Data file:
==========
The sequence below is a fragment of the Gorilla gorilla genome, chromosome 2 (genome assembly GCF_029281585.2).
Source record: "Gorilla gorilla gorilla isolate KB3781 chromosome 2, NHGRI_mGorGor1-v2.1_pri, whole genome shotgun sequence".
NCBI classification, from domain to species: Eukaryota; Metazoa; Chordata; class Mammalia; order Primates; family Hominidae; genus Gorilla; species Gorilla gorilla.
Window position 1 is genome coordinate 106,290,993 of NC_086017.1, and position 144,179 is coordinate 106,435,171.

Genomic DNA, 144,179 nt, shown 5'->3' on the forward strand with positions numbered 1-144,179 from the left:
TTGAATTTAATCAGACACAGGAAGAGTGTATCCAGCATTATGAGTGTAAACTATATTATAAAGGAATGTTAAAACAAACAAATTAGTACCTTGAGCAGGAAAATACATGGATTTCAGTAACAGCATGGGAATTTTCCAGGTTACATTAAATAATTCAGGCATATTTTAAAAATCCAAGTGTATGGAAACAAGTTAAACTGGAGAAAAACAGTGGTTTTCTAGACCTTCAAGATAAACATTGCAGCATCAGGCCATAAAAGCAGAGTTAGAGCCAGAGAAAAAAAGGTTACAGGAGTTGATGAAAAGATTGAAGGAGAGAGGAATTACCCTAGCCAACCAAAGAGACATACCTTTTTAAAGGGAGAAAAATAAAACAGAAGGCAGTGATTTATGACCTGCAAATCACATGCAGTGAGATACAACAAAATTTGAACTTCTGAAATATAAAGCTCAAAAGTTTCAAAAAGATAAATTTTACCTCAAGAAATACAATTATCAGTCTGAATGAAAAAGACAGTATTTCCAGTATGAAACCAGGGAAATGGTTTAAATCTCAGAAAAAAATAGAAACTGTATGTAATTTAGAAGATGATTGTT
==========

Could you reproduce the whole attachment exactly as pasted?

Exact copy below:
The sequence below is a fragment of the Gorilla gorilla genome, chromosome 2 (genome assembly GCF_029281585.2).
Source record: "Gorilla gorilla gorilla isolate KB3781 chromosome 2, NHGRI_mGorGor1-v2.1_pri, whole genome shotgun sequence".
NCBI classification, from domain to species: Eukaryota; Metazoa; Chordata; class Mammalia; order Primates; family Hominidae; genus Gorilla; species Gorilla gorilla.
Window position 1 is genome coordinate 106,290,993 of NC_086017.1, and position 144,179 is coordinate 106,435,171.

Genomic DNA, 144,179 nt, shown 5'->3' on the forward strand with positions numbered 1-144,179 from the left:
TTGAATTTAATCAGACACAGGAAGAGTGTATCCAGCATTATGAGTGTAAACTATATTATAAAGGAATGTTAAAACAAACAAATTAGTACCTTGAGCAGGAAAATACATGGATTTCAGTAACAGCATGGGAATTTTCCAGGTTACATTAAATAATTCAGGCATATTTTAAAAATCCAAGTGTATGGAAACAAGTTAAACTGGAGAAAAACAGTGGTTTTCTAGACCTTCAAGATAAACATTGCAGCATCAGGCCATAAAAGCAGAGTTAGAGCCAGAGAAAAAAAGGTTACAGGAGTTGATGAAAAGATTGAAGGAGAGAGGAATTACCCTAGCCAACCAAAGAGACATACCTTTTTAAAGGGAGAAAAATAAAACAGAAGGCAGTGATTTATGACCTGCAAATCACATGCAGTGAGATACAACAAAATTTGAACTTCTGAAATATAAAGCTCAAAAGTTTCAAAAAGATAAATTTTACCTCAAGAAATACAATTATCAGTCTGAATGAAAAAGACAGTATTTCCAGTATGAAACCAGGGAAATGGTTTAAATCTCAGAAAAAAATAGAAACTGTATGTAATTTAGAAGATGATTGTT